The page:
|Study the results||Focus on the conclusion. A conclusion should tie well to the introduction and purpose. It often includes a summary of key findings, which is much easier to comprehend than a lengthy Results section.|
|Take notes||Take notes for better comprehension. Even if the article seems too complex for you, take notes for a quick review later. The condensed and simplified content in the notes will probably become more understandable than the full-text version.|
🤔 Why Use the Dumb Down Paraphrasing Tool?
What does it mean to study at a modern college or university? Regardless of the department, you are sure to get tons of assigned readings and even more written tasks.
Your professors will want you to study several books throughout the semester and read additional articles and posts while preparing for essay, research paper, and test writing. All these tasks are highly time-consuming and can bring you down to chronic stress, social isolation, and disenchantment with studies.
So, if you feel overwhelmed with the amount of reading you face on a regular basis, it's time to use our reworder.
Other instances when you will find it handy include:
- You will get high-quality texts with a thorough rewording of the original content. No nonsense phrases and mechanic wording.
- You are using the tool that was specifically created for academic texts and essays, so it will keep your vocabulary and syntax professionally looking.
- You can pick some appropriate synonyms manually to improve the outcomes of rewording.
- You can customize the share of the text that will be reworded (20%, 40%, 60%, etc.).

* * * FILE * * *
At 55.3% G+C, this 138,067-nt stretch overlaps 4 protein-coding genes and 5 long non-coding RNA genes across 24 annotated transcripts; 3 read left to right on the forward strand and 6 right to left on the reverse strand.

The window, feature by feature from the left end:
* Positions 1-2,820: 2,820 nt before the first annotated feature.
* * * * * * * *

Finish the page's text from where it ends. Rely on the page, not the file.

- You will enjoy using the tool: it is easy and highly intuitive, even for beginners.
- You are saving money: the tool is 100% free to use.
❓ Dumb Down Paraphraser FAQ
Why is paraphrasing important?
Rewording original texts is a helpful skill you should hone as a student. You will often need to rephrase some content from your scholarly sources and include it into your own writing or keep the meaning of a sentence or paragraph but say it in other words. So, this skill (or our dumb down text generator) can help you cope with rewording tasks of any volume.
What is a paraphrasing tool?
Paraphrasing tools work as automated, smart software rewording your original content in a way that preserves the sense of your text but delivers it in other words or shortens the content through summarizing. Ideally, a paraphrasing tool may reword and condense texts in one go.
Which is the best free paraphrasing tool?
Our paraphrasing tool is the best in the market because of the great mix of benefits and unique features it provides. It's free to use and delivers texts that make sense, simplifying your study process and giving you more time for effective studies. You can choose a degree of rewording intensity within your original text and customize the word count of the resulting content.
What is the difference between quoting and paraphrasing?
When you quote original sources, you provide either a direct quote in quotation marks or an indirect quote with specific figures and details left intact. Paraphrasing involves the preservation of content only; you don't use the original reading's words, figures, or sentence structures.